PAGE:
Monday, June 7, 2010
Read to Learn
By increasing the quantity and variety of books you read (fiction for a fiction writer etc), you will:
Expose yourself to different writing styles. Style is an illusive creature with so many elements that make up its creation. We all want to find our own style so, to keep from becoming a mere copy of another, it’s best to expose ourselves to a wide variety of differing styles. You will then find your own style that is truly your own.
Increase your vocabulary. While some writers say a large vocabulary is unnecessary to better your writing skills, I disagree. We need words to express our thoughts so the more words we can draw from means our thoughts will become more succinct.
Better the way you use words. Reading more not only increases your vocabulary, but also improves the way you use those new words. You aren’t so tempted to use a word because it sounds fancy. You use it because it’s the right fit.
See punctuation in action. There’s only so many books on punctuation you can read or classes you can attend before you realise your greatest cementer of that new found knowledge is seeing it in action. It’s only then that we gain that deeper understanding to be able to tap its power.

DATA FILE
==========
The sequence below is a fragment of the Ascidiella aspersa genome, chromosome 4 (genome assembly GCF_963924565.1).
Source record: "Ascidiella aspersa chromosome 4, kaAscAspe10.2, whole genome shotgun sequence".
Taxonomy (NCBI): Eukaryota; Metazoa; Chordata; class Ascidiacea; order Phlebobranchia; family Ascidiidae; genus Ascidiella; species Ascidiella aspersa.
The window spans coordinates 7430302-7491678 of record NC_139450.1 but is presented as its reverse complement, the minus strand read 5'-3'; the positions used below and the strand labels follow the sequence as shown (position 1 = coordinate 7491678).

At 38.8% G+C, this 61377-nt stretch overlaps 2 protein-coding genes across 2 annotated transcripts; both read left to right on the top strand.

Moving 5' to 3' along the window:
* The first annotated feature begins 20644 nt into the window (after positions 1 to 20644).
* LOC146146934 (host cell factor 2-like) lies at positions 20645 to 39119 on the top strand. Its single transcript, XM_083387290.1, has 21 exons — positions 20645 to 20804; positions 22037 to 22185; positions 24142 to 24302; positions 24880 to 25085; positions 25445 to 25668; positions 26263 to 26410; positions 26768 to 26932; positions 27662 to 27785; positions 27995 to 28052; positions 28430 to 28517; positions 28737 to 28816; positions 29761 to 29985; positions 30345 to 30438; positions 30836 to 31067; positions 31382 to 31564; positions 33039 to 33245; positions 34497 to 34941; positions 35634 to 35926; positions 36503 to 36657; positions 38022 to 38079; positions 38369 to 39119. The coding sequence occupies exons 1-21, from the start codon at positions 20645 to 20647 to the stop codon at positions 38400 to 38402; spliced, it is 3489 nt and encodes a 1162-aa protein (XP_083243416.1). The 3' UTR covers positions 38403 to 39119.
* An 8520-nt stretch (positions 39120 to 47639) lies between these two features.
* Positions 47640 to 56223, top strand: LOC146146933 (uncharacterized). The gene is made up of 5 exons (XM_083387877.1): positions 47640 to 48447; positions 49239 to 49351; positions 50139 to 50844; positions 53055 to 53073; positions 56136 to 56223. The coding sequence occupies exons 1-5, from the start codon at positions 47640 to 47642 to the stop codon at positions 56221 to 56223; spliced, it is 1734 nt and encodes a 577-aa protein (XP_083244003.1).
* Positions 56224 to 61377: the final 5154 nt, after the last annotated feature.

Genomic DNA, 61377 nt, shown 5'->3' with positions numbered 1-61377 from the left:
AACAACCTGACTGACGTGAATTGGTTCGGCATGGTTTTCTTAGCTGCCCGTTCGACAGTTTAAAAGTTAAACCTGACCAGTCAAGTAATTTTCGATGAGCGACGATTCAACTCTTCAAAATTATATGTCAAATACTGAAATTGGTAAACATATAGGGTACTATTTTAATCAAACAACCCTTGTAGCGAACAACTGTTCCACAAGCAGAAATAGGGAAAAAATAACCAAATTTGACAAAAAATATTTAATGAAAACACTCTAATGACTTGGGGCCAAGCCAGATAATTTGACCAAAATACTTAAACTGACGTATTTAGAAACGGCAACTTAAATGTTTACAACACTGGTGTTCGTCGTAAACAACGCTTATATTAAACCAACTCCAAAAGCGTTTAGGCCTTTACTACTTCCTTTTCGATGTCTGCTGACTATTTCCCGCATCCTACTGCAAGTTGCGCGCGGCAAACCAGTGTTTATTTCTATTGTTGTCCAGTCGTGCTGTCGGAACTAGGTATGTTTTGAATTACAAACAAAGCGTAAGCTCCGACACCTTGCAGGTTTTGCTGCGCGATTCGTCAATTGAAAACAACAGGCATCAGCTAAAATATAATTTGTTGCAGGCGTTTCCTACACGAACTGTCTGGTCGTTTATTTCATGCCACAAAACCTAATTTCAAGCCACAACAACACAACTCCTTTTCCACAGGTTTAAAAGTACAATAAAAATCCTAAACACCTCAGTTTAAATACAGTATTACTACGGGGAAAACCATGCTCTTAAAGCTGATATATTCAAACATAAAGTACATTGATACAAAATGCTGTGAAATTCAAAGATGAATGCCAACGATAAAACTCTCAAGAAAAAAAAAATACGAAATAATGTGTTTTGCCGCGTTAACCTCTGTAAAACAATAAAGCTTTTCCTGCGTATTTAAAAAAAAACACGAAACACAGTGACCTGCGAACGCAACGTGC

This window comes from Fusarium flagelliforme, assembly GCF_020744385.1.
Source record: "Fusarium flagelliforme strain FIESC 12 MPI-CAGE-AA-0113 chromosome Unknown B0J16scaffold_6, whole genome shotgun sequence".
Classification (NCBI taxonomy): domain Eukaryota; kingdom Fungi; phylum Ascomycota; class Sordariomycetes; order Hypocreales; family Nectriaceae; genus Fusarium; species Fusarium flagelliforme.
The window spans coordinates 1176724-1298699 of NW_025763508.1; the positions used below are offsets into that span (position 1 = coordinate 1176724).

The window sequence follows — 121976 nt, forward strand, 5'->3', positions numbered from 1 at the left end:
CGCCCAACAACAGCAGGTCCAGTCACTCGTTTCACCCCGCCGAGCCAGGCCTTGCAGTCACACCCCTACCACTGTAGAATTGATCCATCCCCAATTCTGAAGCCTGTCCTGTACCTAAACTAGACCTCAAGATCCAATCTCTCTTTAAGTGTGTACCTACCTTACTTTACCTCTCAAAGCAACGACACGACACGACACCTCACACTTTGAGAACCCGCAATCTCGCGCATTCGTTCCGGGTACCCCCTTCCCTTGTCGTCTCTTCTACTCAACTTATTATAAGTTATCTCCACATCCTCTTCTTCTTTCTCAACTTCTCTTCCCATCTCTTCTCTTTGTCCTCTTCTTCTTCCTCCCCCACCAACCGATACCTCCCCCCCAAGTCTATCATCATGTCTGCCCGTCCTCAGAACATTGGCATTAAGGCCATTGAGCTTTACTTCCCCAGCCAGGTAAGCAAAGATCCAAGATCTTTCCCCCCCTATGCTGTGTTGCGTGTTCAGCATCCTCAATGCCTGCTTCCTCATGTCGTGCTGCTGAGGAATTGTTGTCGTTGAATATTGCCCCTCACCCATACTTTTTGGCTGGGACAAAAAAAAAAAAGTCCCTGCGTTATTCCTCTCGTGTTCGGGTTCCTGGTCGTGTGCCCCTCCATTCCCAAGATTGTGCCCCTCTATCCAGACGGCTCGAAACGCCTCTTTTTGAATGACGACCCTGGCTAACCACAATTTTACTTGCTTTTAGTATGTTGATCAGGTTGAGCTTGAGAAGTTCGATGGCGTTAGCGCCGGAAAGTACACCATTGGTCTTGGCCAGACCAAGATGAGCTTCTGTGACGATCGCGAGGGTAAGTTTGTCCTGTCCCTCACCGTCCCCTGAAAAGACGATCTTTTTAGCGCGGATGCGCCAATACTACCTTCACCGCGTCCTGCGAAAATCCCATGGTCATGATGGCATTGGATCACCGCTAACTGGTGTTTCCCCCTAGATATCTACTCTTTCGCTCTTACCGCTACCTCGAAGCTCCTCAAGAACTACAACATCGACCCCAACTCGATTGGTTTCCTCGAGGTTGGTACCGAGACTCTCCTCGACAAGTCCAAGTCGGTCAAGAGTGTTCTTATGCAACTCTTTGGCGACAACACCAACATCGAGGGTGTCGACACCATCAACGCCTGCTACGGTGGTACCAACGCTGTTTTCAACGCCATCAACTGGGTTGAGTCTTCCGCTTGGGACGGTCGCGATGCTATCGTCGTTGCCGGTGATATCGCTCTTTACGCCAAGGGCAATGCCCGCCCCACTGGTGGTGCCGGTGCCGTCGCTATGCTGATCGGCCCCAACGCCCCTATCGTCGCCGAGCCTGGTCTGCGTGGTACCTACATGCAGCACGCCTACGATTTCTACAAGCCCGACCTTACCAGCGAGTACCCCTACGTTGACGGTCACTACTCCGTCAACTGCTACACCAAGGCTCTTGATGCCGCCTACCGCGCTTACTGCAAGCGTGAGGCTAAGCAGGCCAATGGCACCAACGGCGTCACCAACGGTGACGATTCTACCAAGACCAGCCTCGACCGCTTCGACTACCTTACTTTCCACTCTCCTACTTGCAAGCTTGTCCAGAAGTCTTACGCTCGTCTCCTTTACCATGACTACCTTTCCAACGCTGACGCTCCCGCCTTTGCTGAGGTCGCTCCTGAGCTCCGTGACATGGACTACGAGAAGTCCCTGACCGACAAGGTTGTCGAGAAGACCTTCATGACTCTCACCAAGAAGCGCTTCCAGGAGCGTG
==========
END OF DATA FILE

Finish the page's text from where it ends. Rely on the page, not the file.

Exercise your mind’s eye. Imagination is essential for all writers. When we read more, our imaginations are fed juicy morsels of potential inspiration.
Explore the use of pace. After reading some old classics, I decided I wanted to write a fast paced book. Then I read some of Matthew Riley’s books which drowned me in super fast action and left me gasping for air. It’s one thing to be told about the importance of pace in a book, another to find your own balance that works for you.
This post is starting to get a bit long so I’ll stop there, but I could so easily go on about the benefits of reading.
Can you think of other benefits that reading has on a writer? Do you try to read a wide variety of books or do you tend to only read the same genre? How many books would you read per month or in a year on average?